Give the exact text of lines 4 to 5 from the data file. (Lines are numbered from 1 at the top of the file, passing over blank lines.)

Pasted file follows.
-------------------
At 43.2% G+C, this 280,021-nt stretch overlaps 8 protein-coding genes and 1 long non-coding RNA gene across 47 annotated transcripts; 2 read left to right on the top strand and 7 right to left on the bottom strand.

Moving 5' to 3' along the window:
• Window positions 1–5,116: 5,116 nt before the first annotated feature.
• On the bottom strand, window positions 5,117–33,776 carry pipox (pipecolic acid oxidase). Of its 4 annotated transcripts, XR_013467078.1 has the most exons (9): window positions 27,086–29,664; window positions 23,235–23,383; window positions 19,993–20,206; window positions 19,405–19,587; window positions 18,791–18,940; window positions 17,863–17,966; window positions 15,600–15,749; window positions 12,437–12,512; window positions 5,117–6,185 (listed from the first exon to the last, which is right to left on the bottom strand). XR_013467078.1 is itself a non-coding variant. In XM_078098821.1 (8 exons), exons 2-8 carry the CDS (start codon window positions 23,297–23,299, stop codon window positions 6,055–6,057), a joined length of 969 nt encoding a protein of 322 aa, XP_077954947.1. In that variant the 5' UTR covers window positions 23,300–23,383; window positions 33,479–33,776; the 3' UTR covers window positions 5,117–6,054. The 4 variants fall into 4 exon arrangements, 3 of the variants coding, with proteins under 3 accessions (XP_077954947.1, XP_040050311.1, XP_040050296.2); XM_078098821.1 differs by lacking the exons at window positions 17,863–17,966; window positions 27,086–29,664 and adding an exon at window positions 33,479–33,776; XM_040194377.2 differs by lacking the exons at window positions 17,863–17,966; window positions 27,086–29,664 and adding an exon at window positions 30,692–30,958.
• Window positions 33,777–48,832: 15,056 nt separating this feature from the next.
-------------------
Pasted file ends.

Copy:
• On the bottom strand, window positions 5,117–33,776 carry pipox (pipecolic acid oxidase). Of its 4 annotated transcripts, XR_013467078.1 has the most exons (9): window positions 27,086–29,664; window positions 23,235–23,383; window positions 19,993–20,206; window positions 19,405–19,587; window positions 18,791–18,940; window positions 17,863–17,966; window positions 15,600–15,749; window positions 12,437–12,512; window positions 5,117–6,185 (listed from the first exon to the last, which is right to left on the bottom strand). XR_013467078.1 is itself a non-coding variant. In XM_078098821.1 (8 exons), exons 2-8 carry the CDS (start codon window positions 23,297–23,299, stop codon window positions 6,055–6,057), a joined length of 969 nt encoding a protein of 322 aa, XP_077954947.1. In that variant the 5' UTR covers window positions 23,300–23,383; window positions 33,479–33,776; the 3' UTR covers window positions 5,117–6,054. The 4 variants fall into 4 exon arrangements, 3 of the variants coding, with proteins under 3 accessions (XP_077954947.1, XP_040050311.1, XP_040050296.2); XM_078098821.1 differs by lacking the exons at window positions 17,863–17,966; window positions 27,086–29,664 and adding an exon at window positions 33,479–33,776; XM_040194377.2 differs by lacking the exons at window positions 17,863–17,966; window positions 27,086–29,664 and adding an exon at window positions 30,692–30,958.
• Window positions 33,777–48,832: 15,056 nt separating this feature from the next.